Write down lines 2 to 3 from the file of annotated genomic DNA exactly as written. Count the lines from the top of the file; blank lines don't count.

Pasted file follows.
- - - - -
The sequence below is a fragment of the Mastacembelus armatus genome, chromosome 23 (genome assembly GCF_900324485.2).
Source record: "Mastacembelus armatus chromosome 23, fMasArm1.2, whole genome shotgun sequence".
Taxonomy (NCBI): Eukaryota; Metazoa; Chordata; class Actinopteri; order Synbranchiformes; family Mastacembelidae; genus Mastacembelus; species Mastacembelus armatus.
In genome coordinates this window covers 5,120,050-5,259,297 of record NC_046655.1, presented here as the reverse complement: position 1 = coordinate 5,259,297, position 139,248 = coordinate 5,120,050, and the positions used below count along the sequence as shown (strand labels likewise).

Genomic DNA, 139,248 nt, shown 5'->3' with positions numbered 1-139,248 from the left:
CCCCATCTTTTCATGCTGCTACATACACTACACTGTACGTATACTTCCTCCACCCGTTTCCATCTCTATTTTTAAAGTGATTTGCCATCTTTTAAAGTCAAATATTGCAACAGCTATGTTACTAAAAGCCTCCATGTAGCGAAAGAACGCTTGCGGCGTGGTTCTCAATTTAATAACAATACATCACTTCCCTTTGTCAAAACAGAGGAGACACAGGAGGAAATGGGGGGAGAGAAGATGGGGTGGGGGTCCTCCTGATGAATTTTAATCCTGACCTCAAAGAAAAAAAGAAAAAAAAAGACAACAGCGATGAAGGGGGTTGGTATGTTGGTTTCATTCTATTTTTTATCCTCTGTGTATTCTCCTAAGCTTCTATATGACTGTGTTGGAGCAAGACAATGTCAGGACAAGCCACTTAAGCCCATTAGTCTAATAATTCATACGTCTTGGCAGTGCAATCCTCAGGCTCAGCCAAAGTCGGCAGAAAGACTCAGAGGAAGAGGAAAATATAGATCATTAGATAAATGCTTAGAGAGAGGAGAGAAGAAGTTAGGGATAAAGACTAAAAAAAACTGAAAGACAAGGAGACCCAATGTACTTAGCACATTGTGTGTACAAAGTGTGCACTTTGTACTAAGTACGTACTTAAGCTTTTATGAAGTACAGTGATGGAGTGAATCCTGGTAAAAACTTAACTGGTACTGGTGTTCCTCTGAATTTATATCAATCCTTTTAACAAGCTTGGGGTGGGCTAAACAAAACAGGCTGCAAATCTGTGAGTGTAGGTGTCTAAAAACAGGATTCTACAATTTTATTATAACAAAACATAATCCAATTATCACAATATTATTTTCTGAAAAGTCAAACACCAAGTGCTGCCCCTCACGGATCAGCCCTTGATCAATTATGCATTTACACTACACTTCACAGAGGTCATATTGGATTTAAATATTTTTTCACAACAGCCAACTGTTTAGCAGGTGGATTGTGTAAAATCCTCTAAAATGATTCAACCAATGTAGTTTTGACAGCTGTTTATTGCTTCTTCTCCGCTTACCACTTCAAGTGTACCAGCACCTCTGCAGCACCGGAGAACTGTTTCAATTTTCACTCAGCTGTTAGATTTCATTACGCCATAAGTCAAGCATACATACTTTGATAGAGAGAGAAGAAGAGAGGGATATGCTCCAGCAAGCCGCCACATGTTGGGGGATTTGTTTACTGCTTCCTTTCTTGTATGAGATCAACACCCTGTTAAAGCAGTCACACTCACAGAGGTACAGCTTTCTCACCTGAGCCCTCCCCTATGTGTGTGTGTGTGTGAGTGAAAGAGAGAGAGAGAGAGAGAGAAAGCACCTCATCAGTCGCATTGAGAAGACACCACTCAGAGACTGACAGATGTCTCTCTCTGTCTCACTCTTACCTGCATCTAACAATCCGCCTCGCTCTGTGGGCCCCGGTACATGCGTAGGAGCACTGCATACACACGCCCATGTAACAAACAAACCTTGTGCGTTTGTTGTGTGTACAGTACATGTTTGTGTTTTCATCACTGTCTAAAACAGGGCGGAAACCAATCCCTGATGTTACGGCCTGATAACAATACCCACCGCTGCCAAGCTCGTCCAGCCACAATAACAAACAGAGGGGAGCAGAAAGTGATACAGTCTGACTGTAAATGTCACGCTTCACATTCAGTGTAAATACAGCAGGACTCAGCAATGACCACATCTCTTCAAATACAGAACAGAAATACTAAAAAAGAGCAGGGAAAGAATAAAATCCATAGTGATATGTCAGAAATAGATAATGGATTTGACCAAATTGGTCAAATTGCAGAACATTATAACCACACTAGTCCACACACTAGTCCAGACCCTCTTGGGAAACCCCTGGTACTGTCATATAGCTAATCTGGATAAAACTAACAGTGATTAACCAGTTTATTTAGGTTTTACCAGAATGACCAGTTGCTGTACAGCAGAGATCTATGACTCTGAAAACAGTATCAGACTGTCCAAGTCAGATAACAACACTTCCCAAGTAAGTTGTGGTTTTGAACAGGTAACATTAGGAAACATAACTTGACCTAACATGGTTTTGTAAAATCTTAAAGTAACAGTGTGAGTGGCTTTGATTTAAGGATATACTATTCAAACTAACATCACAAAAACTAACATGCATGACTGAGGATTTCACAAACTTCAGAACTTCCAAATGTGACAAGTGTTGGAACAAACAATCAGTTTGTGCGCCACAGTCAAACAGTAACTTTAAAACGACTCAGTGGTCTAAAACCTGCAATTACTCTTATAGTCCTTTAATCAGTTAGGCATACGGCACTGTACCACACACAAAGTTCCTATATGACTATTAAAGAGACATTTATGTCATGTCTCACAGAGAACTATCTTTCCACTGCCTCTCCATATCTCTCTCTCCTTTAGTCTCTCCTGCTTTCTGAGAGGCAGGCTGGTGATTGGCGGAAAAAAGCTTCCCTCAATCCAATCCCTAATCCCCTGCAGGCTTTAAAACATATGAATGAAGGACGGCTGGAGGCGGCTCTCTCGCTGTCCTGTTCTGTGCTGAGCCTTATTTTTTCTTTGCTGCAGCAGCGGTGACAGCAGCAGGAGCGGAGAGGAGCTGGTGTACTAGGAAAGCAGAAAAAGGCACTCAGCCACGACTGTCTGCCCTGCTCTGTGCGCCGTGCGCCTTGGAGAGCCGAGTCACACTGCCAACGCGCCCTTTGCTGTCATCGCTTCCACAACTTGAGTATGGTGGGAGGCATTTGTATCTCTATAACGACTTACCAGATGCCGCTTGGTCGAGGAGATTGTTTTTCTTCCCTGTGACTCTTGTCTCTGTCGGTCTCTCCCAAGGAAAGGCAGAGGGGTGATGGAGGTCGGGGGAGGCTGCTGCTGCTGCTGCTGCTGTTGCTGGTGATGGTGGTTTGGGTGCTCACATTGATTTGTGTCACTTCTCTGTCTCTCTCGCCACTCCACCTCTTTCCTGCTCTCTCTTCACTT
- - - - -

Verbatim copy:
Source record: "Mastacembelus armatus chromosome 23, fMasArm1.2, whole genome shotgun sequence".
Taxonomy (NCBI): Eukaryota; Metazoa; Chordata; class Actinopteri; order Synbranchiformes; family Mastacembelidae; genus Mastacembelus; species Mastacembelus armatus.